Dawn broke over Hossegor this morning with deceptive calm. As the sun rose over La Gravière, lighting a picture-perfect fall day, there was a distinct smell in the air. No, it wasn't the scent of salt, sand and suncreen, but something else entirely: Redemption, with a distinct hint of stress.
If the Cascais Women's Pro was full of upsets and a shaken top shelf of the Jeep Leaderboard, the Roxy Pro France has been marked by renewed energy, resurgent drive and the palpable pressure that comes with the penultimate event of the year. None of the top dogs wanted to leave Europe with just wine stains and croissant crumbs to show for it.
Unfortunately, however, some of them will be brushing pieces of broken dreams off along with the crumbs. Among the women in the World Title race, whatever failure of focus (or ligaments) each may have suffered last week, they did whatever it took to make it to the Quarters. But that's where the neoprene met the road.
First, there was Stephanie Gilmore, who left the Cascais Women's Pro with a painful Round Two loss and the weight of disappointment on her shoulders. So far in France, she was fired up again, fueled perhaps by frustration and a renewed will to win. And by the time she got to the Quarterfinals, she had already defeated Carissa Moore -- a three-time World Champ, and longtime rival -- twice in this event. But Moore extracted her revenge just when it mattered most. Moore capped off a stellar day of surfing with a 9-point ride that tipped the scales, and brought Gilmore's run to a screeching halt.
In her post-heat interview, Gilmore was exasperated both by facing Moore an incredible three times today, and by the loss, which effectively ends her World Title run.
Next up was Sally Fitzgibbons who has clearly regrouped after a Semifinal finish in Cascais. Not that a Semi is so bad - not, that is, for most people. But for Fitzgibbons, who, at World No. 1, is so close to her first-ever Title that she can practically taste it, anything short of a win is not good enough. That, however, could change in France. Still happily wearing the Jeep Leaders' yellow jersey here in Hossegor, she took down Bianca Buitendag in their Quarterfinal match-up. While Buitendag, who's surfing as an injury replacement for Laura Enever, lost in the end, she put on a solid performance that included an 8.67 in her scoreline. This is the best she's done all season, after surfing in a handful of CTs under the same guise.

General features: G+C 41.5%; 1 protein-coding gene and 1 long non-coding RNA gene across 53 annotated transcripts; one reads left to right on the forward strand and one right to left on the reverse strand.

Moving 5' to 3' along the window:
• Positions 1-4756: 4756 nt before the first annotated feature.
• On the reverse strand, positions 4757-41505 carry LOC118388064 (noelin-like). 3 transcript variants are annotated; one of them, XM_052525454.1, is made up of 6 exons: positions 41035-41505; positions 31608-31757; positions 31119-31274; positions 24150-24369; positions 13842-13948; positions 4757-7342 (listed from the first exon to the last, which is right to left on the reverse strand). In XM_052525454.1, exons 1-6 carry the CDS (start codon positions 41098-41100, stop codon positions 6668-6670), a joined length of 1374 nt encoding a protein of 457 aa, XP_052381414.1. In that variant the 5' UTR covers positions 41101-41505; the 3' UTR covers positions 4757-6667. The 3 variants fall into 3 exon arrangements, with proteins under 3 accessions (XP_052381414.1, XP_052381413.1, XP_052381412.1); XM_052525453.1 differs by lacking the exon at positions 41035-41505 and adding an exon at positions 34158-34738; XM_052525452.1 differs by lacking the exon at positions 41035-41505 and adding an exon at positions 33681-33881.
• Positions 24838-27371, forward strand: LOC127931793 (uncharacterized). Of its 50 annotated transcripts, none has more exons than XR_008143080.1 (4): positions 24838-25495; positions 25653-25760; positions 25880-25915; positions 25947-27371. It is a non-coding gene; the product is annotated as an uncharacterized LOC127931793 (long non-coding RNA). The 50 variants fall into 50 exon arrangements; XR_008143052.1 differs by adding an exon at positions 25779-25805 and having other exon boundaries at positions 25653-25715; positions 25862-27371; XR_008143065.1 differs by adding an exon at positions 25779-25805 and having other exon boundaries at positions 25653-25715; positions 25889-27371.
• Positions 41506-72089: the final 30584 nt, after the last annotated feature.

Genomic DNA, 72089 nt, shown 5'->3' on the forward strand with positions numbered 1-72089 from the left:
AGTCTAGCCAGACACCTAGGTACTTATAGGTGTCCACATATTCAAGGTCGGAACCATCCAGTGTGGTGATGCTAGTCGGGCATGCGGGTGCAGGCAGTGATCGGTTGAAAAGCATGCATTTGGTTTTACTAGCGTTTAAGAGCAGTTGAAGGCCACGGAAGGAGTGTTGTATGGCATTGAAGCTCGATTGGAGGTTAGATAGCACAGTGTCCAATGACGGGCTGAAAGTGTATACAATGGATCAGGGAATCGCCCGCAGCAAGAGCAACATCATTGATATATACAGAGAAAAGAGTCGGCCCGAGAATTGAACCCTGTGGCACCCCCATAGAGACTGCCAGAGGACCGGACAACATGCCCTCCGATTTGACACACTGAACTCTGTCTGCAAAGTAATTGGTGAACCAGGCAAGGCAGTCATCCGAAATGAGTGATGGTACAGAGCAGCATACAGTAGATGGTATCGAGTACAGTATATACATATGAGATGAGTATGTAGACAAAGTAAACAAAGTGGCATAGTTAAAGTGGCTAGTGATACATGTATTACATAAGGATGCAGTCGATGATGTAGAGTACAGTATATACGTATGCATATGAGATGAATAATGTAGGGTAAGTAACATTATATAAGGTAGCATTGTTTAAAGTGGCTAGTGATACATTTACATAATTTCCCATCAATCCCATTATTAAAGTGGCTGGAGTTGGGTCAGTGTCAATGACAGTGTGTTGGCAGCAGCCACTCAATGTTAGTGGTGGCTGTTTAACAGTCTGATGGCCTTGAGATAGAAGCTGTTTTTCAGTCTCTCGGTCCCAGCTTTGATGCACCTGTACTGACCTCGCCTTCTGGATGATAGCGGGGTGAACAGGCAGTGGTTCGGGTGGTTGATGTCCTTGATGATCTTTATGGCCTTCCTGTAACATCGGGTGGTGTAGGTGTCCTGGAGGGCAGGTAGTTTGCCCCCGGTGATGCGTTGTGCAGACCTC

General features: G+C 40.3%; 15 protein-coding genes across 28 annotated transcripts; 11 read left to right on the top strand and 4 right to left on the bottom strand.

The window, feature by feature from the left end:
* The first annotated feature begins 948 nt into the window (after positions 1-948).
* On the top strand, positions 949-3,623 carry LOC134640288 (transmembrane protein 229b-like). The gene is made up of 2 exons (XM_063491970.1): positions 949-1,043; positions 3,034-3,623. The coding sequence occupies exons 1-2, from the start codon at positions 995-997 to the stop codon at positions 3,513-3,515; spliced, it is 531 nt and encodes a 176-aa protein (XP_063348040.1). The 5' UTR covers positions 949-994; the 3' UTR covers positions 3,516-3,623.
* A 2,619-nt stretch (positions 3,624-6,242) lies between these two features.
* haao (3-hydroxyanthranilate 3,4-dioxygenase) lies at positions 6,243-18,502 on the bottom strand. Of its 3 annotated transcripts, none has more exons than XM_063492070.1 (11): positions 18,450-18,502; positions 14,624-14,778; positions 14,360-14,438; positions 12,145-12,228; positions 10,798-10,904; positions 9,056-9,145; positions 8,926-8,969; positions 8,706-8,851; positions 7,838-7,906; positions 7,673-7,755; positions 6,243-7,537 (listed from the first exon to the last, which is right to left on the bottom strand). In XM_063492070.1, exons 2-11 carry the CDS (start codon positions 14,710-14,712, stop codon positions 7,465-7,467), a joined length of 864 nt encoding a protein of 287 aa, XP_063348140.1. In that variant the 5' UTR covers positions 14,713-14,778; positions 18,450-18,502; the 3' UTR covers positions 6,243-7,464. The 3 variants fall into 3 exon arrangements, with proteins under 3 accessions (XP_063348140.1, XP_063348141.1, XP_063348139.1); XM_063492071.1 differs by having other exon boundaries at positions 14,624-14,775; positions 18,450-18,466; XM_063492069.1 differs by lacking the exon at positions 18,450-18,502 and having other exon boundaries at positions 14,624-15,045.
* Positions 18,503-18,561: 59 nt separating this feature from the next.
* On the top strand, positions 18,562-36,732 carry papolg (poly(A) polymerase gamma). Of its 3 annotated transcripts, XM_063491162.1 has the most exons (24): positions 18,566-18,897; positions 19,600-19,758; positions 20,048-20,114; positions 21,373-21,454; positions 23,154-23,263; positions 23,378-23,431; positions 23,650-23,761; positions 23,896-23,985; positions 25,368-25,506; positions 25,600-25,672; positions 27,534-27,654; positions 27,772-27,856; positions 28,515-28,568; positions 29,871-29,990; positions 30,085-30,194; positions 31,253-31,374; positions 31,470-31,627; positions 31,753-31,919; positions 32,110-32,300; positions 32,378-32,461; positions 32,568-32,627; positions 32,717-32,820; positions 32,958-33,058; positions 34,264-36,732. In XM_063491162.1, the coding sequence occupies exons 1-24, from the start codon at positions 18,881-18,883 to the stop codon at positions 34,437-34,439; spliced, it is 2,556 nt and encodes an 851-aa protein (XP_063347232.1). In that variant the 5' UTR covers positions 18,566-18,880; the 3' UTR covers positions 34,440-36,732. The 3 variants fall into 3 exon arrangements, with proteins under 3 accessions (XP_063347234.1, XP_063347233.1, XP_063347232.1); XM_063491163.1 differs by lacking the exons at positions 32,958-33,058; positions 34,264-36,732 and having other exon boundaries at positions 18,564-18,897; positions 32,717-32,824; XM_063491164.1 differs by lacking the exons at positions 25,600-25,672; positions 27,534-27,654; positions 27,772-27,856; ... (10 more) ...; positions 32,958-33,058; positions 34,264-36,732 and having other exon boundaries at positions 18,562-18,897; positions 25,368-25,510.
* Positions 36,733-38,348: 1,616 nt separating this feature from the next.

Courtney Conlogue, meanwhile, had a tougher go of things in her Quarterfinal, which pitted her and fellow Californian Lakey Peterson against each other. Like Fitzgibbons, Conlogue has been runner-up to the World Title several times (in fact, the past two years running), and is carrying the heavy, double-edged sword of dream and burden with her to every event. But unlike Fitzgibbons, Conlogue lost in the Quarters today, in the face of Peterson's rekindled competitive fire. Afterward, she told Strider Wasilewski that she'll be taking this event as a big teaching moment. What she didn't tell him was how painful it might have been to lose the event in this way.
The last heat of the day featured Tyler Wright vs. Malia Manuel. Manuel has been on a redemption run on the old continent, after missing half the season due to injury and an early loss at Lower Trestles. In Cascais, she finished in the Semis, and drafted on that up the coast at the Roxy Pro. But Wright, who has had a seemingly miraculous, if tenuous, recovery from her MCL tear, is not letting go of her Title run just yet. On the back of a Round Two exit last week, she is pushing herself (and presumably, her ligament) to the bitter end in France with a determination that eludes most run-of-the-mill mortals.
There are still some French mountains to climb, however. When the Semifinals get going, Wright will face Peterson, while Fitzgibbons will face Moore -- two Title spoilers par excellence. The rest of the field, meanwhile, dispatched in record time from the Roxy Pro, can ponder their fates over flaky pastry.